Server Fault is a question and answer site for system and network administrators. It's 100% free, no registration required.

Sign up
Here's how it works:
  1. Anybody can ask a question
  2. Anybody can answer
  3. The best answers are voted up and rise to the top

We have a system which has one Apache instance in front of multiple tomcats. These tomcats then connect to various databases. We balance the load to the tomcat with mod_proxy_balancer.

Currently we are receiving 100 requests a second, the load on the Apache server is quite low, but due to database heavy operations on the tomcats, the load there is roughly 25% (of what I estimate they can handle).

In a few weeks there is an event happening and we estimate that our requests will jump significant, maybe by a factor of 10.

I'm doing everything I can do reduce the load on our tomcats, but I know we are going to run out of capacity, so I would like to fail gracefully. By this I mean, instead of trying to deal with too many connections which all timeout, I would like Apache to somehow monitor average response time, and as soon as the response time to Tomcat is getting above some threshold, I would like a error page displayed.

This means that users who are lucky still get a page rendered quickly, and those who are unlucky get a error page quickly. Instead of everyone waiting far too long for their page, and eventually everyone timing out, and the database being swamped with queries which are never used.

Hopefully this makes sense, so I was looking for suggestions on how I could achieve this.


share|improve this question
up vote 7 down vote accepted

I refer to this as a "Sorry Server". If you're using Apache 2.2 you can add another host to your LB pool as a hot spare, and when the actual app servers reach capacity your balancer will direct requests to the "Sorry Server" until the application servers become available again. Here's a rough idea:

<Proxy balancer://yourapp>
    BalancerMember retry=5 max=50
    BalancerMember retry=5 max=50
    BalancerMember retry=5 max=50
    BalancerMember retry=5 max=50
    # the hot standby on server2
    BalancerMember status=+H
<Location /app>
    ProxyPass           balancer://yourapp

Actually you could alternatively set up an extra vhost on your loadbalancer machine and have it serve the "Sorry Server" page itself. Hope that helps :)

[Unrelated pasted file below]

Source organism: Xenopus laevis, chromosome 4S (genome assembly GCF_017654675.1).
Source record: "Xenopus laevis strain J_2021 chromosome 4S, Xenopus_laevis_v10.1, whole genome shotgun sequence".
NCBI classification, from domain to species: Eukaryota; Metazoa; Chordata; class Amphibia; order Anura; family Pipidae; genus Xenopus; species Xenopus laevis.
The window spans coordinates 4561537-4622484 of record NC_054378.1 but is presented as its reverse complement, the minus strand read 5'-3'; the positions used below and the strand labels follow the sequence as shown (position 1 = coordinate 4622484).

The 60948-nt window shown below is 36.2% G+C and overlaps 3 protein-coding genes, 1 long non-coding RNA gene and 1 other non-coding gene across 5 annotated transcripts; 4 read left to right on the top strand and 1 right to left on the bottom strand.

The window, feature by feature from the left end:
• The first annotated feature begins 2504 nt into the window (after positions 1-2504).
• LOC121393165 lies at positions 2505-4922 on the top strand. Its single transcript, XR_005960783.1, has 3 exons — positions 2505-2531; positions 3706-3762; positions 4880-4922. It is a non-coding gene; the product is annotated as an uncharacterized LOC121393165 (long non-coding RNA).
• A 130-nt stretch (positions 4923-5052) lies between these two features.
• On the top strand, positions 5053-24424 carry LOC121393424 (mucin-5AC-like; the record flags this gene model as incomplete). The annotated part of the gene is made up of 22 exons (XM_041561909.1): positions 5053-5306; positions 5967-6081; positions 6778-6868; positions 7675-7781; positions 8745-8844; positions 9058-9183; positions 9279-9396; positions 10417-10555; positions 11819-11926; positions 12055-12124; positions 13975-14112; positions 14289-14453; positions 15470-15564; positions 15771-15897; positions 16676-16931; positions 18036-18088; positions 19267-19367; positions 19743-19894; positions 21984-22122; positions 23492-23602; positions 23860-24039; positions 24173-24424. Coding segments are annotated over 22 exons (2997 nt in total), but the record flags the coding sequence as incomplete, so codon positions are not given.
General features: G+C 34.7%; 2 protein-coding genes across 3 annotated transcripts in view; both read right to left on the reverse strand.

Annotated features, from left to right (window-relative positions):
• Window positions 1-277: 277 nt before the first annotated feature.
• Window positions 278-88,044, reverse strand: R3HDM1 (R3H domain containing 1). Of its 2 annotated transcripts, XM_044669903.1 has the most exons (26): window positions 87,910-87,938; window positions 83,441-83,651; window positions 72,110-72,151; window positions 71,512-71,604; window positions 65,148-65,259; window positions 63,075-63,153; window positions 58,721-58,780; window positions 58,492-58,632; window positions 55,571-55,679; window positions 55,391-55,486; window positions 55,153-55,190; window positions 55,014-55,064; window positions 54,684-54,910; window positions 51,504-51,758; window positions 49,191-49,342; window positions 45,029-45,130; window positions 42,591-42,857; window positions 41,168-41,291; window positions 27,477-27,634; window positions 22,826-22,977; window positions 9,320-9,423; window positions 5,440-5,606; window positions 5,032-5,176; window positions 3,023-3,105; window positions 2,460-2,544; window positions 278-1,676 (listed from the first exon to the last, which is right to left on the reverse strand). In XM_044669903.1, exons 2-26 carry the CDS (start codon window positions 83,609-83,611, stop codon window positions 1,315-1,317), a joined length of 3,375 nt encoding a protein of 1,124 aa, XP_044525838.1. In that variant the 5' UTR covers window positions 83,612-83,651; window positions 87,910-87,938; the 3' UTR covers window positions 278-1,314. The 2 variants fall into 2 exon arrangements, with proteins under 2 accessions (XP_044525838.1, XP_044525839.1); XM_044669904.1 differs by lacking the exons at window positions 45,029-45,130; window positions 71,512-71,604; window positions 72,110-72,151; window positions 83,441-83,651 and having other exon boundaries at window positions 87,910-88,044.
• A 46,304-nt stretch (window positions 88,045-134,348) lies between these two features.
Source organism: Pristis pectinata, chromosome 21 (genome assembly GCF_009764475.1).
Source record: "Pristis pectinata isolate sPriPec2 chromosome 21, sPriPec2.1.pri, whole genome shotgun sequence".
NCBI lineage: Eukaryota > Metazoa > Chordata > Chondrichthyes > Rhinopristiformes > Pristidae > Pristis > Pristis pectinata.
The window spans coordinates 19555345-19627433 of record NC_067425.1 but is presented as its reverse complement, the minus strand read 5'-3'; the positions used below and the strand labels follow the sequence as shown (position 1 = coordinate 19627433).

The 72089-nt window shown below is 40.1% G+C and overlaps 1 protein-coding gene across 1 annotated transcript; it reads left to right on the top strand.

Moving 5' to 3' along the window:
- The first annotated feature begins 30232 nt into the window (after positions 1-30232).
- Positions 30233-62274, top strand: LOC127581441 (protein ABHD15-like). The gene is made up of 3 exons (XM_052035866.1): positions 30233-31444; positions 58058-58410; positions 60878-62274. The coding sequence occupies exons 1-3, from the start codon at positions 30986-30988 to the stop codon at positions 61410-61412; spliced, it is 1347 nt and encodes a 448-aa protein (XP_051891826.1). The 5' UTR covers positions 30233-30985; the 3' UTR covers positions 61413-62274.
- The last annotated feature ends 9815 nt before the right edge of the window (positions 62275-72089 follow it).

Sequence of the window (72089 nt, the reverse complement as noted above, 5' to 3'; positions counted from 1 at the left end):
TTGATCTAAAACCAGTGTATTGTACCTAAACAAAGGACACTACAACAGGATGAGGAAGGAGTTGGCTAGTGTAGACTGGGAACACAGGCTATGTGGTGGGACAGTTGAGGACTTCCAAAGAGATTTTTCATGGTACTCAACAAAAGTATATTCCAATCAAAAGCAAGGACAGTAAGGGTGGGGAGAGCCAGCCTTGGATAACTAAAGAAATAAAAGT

share|improve this answer
thanks Bryan, but if I understand this, the hot standby will only be used if (in your example) all four main server die (or are overwhelmed). What I want is none of the server to be overwhelmed, as maintain a target level of service, and if that can't be reached, some users see the sorry page, whilst others keep browsing the site. What I don't want, are browsers timing out, while tomcat is still rendering their request. – bramp Oct 20 '10 at 2:12
If you have a proper max connections configured on Tomcat then it won't get to the point where it's dog slow. Limit the connections to each instance to a point before Tomcat starts crawling. Then when the LB can't connect to a particular instance it will pass that particular request to the hot spare sorry server. As soon as a Tomcat node becomes available, requests will start going to it again. You can also do this at the LB level instead by adding the "max" option to BalancerMember. See my edit above. – Bryan White Oct 20 '10 at 12:34
From Apache2 docs for max: "Maximum number of connections that will be allowed to the backend server. The default for this limit is the number of threads per process in the active MPM. In the Prefork MPM, this is always 1, while with other MPMs it is controlled by the ThreadsPerChild directive." – rxgx Aug 28 '12 at 23:50

A couple of notes:

The "max" parameter sets the maximum connections per child process, which, depending on the MPM you're using, will not create a hard maximum of concurrent connections. For example, prefork MPM will be almost totally useless for that.

Instead, I'd set it up using the "timeout" parameter and a customized 503 error page. Set the timeout to some sane value, beyond which you don't want your users to wait, and put some meaningful message in the 503 error page.


ErrorDocument 503 /sitebusy.html

<Proxy balancer://yourapp>
    BalancerMember timeout=15 retry=5
    BalancerMember timeout=15 retry=5
    BalancerMember timeout=15 retry=5
    BalancerMember timeout=15 retry=5

ProxyPass /app balancer://yourapp timeout=5

With this setup each worker will be put into a failed state if its response goes beyond 15 seconds and will be put back into the pool 5 seconds later. The balancer will wait at 5 seconds for a free worker.

share|improve this answer

Your Answer


By posting your answer, you agree to the privacy policy and terms of service.

Not the answer you're looking for? Browse other questions tagged or ask your own question.